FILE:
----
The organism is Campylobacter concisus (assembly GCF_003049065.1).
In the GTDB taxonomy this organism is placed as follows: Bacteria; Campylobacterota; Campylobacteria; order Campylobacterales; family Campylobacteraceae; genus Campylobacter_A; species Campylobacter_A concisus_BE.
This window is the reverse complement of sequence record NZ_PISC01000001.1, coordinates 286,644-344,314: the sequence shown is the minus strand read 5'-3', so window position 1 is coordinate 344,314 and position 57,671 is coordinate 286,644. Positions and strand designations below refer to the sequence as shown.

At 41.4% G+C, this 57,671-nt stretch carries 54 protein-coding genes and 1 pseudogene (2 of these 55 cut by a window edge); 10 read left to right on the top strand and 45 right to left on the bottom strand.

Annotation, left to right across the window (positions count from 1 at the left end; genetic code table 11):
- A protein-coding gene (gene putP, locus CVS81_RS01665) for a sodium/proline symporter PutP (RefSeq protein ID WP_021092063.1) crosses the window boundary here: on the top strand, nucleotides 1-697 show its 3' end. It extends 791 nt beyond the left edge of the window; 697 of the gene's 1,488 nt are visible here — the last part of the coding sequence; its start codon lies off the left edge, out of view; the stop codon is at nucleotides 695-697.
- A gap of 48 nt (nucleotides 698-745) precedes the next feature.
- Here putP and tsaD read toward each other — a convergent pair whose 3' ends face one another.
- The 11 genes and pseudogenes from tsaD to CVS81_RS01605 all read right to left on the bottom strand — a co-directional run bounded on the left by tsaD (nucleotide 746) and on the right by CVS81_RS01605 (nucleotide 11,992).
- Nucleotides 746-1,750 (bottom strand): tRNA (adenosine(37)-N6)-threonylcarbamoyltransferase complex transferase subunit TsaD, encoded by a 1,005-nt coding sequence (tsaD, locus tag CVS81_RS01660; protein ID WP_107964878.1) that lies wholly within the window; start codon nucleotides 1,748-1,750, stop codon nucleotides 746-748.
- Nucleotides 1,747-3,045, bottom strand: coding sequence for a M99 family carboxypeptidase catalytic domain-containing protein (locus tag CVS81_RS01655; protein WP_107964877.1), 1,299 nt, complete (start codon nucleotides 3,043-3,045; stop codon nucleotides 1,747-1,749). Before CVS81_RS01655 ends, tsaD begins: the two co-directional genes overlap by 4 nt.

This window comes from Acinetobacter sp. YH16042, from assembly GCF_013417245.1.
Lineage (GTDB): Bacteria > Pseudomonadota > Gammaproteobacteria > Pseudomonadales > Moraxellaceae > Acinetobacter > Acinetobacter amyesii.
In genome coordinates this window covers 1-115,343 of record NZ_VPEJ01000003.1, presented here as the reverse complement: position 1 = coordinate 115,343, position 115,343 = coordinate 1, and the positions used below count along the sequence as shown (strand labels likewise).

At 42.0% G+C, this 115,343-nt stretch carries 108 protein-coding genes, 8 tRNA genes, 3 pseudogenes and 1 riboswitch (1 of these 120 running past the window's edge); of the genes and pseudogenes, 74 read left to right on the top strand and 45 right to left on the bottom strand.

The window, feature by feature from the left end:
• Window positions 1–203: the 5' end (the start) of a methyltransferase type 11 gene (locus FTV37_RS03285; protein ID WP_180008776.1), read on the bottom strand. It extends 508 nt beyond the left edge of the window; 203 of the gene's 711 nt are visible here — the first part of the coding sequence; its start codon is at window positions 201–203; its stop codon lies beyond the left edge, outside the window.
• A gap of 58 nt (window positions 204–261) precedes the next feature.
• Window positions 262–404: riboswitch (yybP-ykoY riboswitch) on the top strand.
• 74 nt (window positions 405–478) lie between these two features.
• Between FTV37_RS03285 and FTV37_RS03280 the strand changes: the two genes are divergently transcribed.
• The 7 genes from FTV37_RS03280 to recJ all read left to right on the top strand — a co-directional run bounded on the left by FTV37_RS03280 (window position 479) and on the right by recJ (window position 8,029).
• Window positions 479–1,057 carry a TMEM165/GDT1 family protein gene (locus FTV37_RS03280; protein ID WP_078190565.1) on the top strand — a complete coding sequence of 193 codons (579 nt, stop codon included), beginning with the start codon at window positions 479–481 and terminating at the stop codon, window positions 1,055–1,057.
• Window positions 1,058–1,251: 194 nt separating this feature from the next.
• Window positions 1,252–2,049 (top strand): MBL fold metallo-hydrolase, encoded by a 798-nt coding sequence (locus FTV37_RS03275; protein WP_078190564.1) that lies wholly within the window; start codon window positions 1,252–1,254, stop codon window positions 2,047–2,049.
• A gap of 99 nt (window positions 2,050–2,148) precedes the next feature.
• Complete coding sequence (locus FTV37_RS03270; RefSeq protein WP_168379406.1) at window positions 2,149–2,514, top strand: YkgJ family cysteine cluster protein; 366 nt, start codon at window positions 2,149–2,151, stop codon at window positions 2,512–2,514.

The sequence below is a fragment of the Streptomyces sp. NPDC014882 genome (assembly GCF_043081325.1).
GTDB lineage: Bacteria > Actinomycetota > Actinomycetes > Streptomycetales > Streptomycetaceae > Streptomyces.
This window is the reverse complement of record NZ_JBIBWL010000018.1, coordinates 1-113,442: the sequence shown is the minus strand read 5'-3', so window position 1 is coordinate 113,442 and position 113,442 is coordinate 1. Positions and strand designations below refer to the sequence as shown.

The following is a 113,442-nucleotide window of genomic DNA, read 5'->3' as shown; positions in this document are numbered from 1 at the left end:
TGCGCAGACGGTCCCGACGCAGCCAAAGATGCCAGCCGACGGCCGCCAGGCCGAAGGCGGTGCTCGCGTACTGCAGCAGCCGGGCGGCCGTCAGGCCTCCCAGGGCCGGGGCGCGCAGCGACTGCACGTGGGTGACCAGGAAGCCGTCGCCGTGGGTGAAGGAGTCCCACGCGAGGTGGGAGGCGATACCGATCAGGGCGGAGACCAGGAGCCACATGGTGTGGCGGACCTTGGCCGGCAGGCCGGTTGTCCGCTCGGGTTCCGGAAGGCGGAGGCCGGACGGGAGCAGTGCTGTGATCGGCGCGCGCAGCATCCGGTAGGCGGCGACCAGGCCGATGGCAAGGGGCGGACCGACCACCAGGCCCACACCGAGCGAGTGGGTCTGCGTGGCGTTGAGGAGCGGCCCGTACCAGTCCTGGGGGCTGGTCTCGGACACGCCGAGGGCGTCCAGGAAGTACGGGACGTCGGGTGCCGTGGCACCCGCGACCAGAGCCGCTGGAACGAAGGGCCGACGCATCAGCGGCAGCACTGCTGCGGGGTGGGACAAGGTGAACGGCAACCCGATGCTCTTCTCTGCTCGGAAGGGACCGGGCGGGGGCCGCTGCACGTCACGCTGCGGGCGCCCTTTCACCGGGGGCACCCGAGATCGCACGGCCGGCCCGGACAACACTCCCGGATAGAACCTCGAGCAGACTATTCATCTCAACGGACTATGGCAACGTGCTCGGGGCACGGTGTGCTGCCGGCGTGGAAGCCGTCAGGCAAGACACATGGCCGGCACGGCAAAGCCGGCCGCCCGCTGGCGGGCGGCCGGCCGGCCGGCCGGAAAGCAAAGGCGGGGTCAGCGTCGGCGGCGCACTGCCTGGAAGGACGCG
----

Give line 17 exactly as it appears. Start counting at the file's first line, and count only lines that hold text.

• Window positions 1–203: the 5' end (the start) of a methyltransferase type 11 gene (locus FTV37_RS03285; protein ID WP_180008776.1), read on the bottom strand. It extends 508 nt beyond the left edge of the window; 203 of the gene's 711 nt are visible here — the first part of the coding sequence; its start codon is at window positions 201–203; its stop codon lies beyond the left edge, outside the window.